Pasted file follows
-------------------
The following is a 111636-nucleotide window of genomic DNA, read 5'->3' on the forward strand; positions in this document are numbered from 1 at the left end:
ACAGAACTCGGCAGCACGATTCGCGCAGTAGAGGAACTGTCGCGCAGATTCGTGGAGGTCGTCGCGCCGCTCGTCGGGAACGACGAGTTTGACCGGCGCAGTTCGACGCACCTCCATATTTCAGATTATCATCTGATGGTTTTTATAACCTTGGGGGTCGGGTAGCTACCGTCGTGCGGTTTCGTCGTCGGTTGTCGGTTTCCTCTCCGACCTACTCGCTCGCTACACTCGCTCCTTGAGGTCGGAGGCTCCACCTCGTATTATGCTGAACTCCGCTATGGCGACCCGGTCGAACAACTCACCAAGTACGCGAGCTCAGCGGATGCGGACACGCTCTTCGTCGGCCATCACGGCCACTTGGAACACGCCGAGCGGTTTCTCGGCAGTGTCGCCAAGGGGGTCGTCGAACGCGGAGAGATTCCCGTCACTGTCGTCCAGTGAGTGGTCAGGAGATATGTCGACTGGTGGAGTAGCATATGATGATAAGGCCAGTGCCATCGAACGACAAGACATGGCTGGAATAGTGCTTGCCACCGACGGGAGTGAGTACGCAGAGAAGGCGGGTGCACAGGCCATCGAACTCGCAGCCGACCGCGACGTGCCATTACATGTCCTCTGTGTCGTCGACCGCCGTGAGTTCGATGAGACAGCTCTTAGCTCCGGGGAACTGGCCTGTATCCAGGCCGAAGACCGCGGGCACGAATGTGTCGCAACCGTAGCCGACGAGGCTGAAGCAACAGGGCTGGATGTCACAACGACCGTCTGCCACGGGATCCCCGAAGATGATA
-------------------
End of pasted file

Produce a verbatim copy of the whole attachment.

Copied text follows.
The following is a 111636-nucleotide window of genomic DNA, read 5'->3' on the forward strand; positions in this document are numbered from 1 at the left end:
ACAGAACTCGGCAGCACGATTCGCGCAGTAGAGGAACTGTCGCGCAGATTCGTGGAGGTCGTCGCGCCGCTCGTCGGGAACGACGAGTTTGACCGGCGCAGTTCGACGCACCTCCATATTTCAGATTATCATCTGATGGTTTTTATAACCTTGGGGGTCGGGTAGCTACCGTCGTGCGGTTTCGTCGTCGGTTGTCGGTTTCCTCTCCGACCTACTCGCTCGCTACACTCGCTCCTTGAGGTCGGAGGCTCCACCTCGTATTATGCTGAACTCCGCTATGGCGACCCGGTCGAACAACTCACCAAGTACGCGAGCTCAGCGGATGCGGACACGCTCTTCGTCGGCCATCACGGCCACTTGGAACACGCCGAGCGGTTTCTCGGCAGTGTCGCCAAGGGGGTCGTCGAACGCGGAGAGATTCCCGTCACTGTCGTCCAGTGAGTGGTCAGGAGATATGTCGACTGGTGGAGTAGCATATGATGATAAGGCCAGTGCCATCGAACGACAAGACATGGCTGGAATAGTGCTTGCCACCGACGGGAGTGAGTACGCAGAGAAGGCGGGTGCACAGGCCATCGAACTCGCAGCCGACCGCGACGTGCCATTACATGTCCTCTGTGTCGTCGACCGCCGTGAGTTCGATGAGACAGCTCTTAGCTCCGGGGAACTGGCCTGTATCCAGGCCGAAGACCGCGGGCACGAATGTGTCGCAACCGTAGCCGACGAGGCTGAAGCAACAGGGCTGGATGTCACAACGACCGTCTGCCACGGGATCCCCGAAGATGATA